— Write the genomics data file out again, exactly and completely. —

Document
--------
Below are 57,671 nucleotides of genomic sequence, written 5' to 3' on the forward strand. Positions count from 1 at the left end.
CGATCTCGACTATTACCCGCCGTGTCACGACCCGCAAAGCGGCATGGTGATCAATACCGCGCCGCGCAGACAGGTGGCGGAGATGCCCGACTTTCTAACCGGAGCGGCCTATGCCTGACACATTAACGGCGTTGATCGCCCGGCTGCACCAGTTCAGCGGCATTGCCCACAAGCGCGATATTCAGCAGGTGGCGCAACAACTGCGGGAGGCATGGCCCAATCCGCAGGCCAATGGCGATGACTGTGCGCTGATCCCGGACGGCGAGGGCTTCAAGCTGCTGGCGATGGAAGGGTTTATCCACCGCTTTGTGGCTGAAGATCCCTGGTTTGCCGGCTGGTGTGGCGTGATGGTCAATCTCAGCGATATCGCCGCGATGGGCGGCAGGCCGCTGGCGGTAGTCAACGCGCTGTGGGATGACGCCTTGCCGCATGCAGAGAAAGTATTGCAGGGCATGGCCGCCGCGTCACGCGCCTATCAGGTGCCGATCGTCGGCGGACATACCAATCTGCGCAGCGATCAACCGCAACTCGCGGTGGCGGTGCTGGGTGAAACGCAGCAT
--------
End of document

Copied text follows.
Below are 57,671 nucleotides of genomic sequence, written 5' to 3' on the forward strand. Positions count from 1 at the left end.
CGATCTCGACTATTACCCGCCGTGTCACGACCCGCAAAGCGGCATGGTGATCAATACCGCGCCGCGCAGACAGGTGGCGGAGATGCCCGACTTTCTAACCGGAGCGGCCTATGCCTGACACATTAACGGCGTTGATCGCCCGGCTGCACCAGTTCAGCGGCATTGCCCACAAGCGCGATATTCAGCAGGTGGCGCAACAACTGCGGGAGGCATGGCCCAATCCGCAGGCCAATGGCGATGACTGTGCGCTGATCCCGGACGGCGAGGGCTTCAAGCTGCTGGCGATGGAAGGGTTTATCCACCGCTTTGTGGCTGAAGATCCCTGGTTTGCCGGCTGGTGTGGCGTGATGGTCAATCTCAGCGATATCGCCGCGATGGGCGGCAGGCCGCTGGCGGTAGTCAACGCGCTGTGGGATGACGCCTTGCCGCATGCAGAGAAAGTATTGCAGGGCATGGCCGCCGCGTCACGCGCCTATCAGGTGCCGATCGTCGGCGGACATACCAATCTGCGCAGCGATCAACCGCAACTCGCGGTGGCGGTGCTGGGTGAAACGCAGCAT